A hanging at sea (below the American flag, at the boat’s stern) dated from the mid-19th Century. Could an airline pilot have you hanged in flight for having an opinion??
There was a time when, at sea, the captain’s word was law. If he didn’t like the way you looked at him, or the fact that you whispered something to a shipmate, or that you complained about wanton flogging of the crew, he could hang you from the yardarm, like that.
The hanging depicted in the picture above occurred in 1842 aboard a ship called the USS Somers. The hanged men were almost certainly innocent. You can read the horrifying tale of the paranoid captain and the hapless sailors here.
Now both Southwest and Jet Blue airlines seem to want to renew the practice of giving captains and themselves God-like legal powers over people aboard their vessels – air vessels in this case, to stop them from posting opinions on Twitter.
And no, the passengers are not tweeting threats. They’re not tweeting Al Qaeda or ISIS propaganda. They’re not tweeting remarks about bombs.
Instead, they’ve been tweeting how unhappy they were with airline personnel, and service.
For this, the passengers were forced off their flights. I suppose the authority to do this dates from that old rule of the sea, the one that enabled captains to hang people aboard their ships: the captain’s word is law.
Before I go on, I should point out that I like Jet Blue, one of the two airlines whose philosophy seems to be, “throw ‘em off the plane if they’re unhappy” Or at least I used to like Jet Blue. I’ve flown them several times. Their seats are roomier than comparable seats on United, which I’ve also flown in recent years. Their employees, at least when I’ve flown the airline, always seemed to be in better humor and consequently more courteous and accommodating to their passengers. My baggage got handled correctly and promptly. I wasn’t nickeled and dimed the way other airlines chisel their passengers.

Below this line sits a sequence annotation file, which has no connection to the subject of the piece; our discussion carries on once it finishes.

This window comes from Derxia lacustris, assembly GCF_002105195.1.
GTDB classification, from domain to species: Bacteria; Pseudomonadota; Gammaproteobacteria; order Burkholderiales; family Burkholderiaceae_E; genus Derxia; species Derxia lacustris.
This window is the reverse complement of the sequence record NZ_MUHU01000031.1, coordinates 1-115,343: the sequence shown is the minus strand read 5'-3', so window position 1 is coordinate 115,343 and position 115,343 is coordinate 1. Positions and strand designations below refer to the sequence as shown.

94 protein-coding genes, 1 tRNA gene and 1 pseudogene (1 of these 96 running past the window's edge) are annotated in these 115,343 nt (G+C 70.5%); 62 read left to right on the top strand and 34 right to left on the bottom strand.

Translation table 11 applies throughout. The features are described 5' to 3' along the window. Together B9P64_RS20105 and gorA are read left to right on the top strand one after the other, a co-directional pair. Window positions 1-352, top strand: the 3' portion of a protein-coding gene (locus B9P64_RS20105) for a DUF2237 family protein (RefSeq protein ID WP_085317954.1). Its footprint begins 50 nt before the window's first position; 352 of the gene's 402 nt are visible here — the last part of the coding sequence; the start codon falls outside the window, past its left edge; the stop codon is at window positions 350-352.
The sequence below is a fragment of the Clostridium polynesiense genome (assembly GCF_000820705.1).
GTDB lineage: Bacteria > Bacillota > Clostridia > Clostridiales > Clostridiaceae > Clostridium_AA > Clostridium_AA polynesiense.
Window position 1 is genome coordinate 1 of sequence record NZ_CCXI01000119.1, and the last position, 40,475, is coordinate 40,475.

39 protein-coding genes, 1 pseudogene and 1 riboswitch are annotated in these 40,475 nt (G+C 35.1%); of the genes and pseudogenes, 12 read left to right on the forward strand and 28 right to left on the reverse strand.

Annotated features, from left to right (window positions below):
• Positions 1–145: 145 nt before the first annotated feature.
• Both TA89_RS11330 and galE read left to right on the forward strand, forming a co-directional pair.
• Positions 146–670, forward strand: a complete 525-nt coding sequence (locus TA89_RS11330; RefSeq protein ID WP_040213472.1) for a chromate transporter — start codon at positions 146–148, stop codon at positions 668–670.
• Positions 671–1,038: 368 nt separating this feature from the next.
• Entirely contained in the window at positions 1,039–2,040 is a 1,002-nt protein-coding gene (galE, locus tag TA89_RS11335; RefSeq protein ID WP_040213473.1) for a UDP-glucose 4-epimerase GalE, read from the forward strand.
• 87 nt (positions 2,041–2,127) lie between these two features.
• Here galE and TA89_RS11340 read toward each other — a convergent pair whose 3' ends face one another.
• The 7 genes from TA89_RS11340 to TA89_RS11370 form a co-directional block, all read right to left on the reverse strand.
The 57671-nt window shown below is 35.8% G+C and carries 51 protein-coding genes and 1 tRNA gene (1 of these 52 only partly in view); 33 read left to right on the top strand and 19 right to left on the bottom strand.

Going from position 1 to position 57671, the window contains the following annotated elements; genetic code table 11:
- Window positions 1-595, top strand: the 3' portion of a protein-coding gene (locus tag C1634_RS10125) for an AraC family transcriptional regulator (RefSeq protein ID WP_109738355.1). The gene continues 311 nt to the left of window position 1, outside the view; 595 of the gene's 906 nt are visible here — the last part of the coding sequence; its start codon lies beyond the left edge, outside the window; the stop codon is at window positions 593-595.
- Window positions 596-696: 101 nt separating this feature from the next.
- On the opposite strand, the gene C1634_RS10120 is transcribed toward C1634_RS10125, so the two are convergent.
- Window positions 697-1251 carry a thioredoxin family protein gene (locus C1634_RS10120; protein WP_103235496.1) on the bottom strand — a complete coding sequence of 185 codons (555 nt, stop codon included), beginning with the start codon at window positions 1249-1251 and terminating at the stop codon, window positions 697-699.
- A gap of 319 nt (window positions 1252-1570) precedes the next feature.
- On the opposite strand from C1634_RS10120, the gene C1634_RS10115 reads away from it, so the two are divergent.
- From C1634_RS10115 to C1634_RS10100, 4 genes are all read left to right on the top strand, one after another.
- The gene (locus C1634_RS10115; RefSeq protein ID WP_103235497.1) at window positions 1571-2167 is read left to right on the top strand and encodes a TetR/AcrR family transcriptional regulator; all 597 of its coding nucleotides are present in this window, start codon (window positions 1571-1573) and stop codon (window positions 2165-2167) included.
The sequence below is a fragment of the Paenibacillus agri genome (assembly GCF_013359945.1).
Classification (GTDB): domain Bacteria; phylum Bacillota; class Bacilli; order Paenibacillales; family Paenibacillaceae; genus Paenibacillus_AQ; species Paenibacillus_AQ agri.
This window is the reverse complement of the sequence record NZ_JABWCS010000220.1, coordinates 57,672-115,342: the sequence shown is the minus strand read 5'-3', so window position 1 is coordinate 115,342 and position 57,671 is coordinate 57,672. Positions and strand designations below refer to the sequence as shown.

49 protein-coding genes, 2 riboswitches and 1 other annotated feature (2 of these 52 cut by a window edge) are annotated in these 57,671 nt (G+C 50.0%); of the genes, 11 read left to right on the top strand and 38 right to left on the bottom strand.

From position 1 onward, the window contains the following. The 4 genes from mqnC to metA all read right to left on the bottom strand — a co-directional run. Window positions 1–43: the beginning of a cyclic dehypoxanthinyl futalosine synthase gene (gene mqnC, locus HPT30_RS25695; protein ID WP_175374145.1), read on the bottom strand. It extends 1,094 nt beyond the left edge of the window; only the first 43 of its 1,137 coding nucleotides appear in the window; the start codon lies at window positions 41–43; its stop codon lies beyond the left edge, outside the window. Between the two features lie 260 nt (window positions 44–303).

But in one recent case, a planeload of passengers were delayed because the captain took umbrage at a tweet that questioned his sobriety Which leads me to wonder if there wasn’t really something to that passenger’s tweet after all. I’d be pretty plastered before I’d turn a plane around in mid-air and fly back to the airport to give myself a sobriety test and have a passenger taken off the plane for criticizing me.
Worse yet, although Jet Blue offered a paragraph full of long-winded gobbledygook, it in fact provided no rational or specific explanation at all of why the tweeting passenger was put off the plane. Here’s the reported full text of Jet Blue’s explanation.
It is not our practice to remove a customer for expressing criticism of their experience in any medium. We will remove a customer if they are disruptive and the crew evaluates that there is a risk of escalation which could lead to an unsafe environment. The decision to remove a customer from a flight is not taken lightly. If we feel a customer is not complying with safety instructions, exhibits objectionable behavior or causes conflict at the gate or on the aircraft, the customer will be asked to deplane or will be denied boarding especially if the crew feels the situation runs the risk of accelerating in the air. In this instance, the customer received a refund and chose to fly on another carrier.
So which was it, Jet Blue?” “Not complying with safety instructions?” “Exhibits objectionable behavior” by silently tweeting an opinion? “Causing conflict at the gate or in the aircraft?” Or more likely, just saying something about Jet Blue on Twitter that screws up the image you want to project, whether it's an accurate image or not?
In the Southwest Airlines case, a man and his two little kids felt he had been treated rudely by a gate agent and tweeted that opinion. And then,
...after he boarded, an announcement came over the plane asking his family to exit the aircraft. Once at the gate, the agent said that unless the tweet was deleted, police would be called and the family would not be allowed back onboard.
Note, what Southwest, with less than a sterling reputation objected to was not the man’s behavior on the plane, but the text of his tweet. And that tweet was hardly unique among Southwest’s present and more likely former customers. I mean, Southwest has a problem. I mean, a big problem. I mean, a horrendous problem. I mean…well, you get the idea.
Southwest’s solution to customers complaining about mistreatment? Don't stop mistreating them. Just yank ‘em off the plane if they refuse to accept the Southwest party line.
Thie behavior raises a question. If the captain or his employer can hark back to ancient laws of the sea to put you off a plane simply because he’s in a paranoid, or drunk, or simply cranky enough mind to, or because the airline doesn’t like to get caught misleading the public, why can’t the captain hang you in midair?
And what makes you think it will never happen?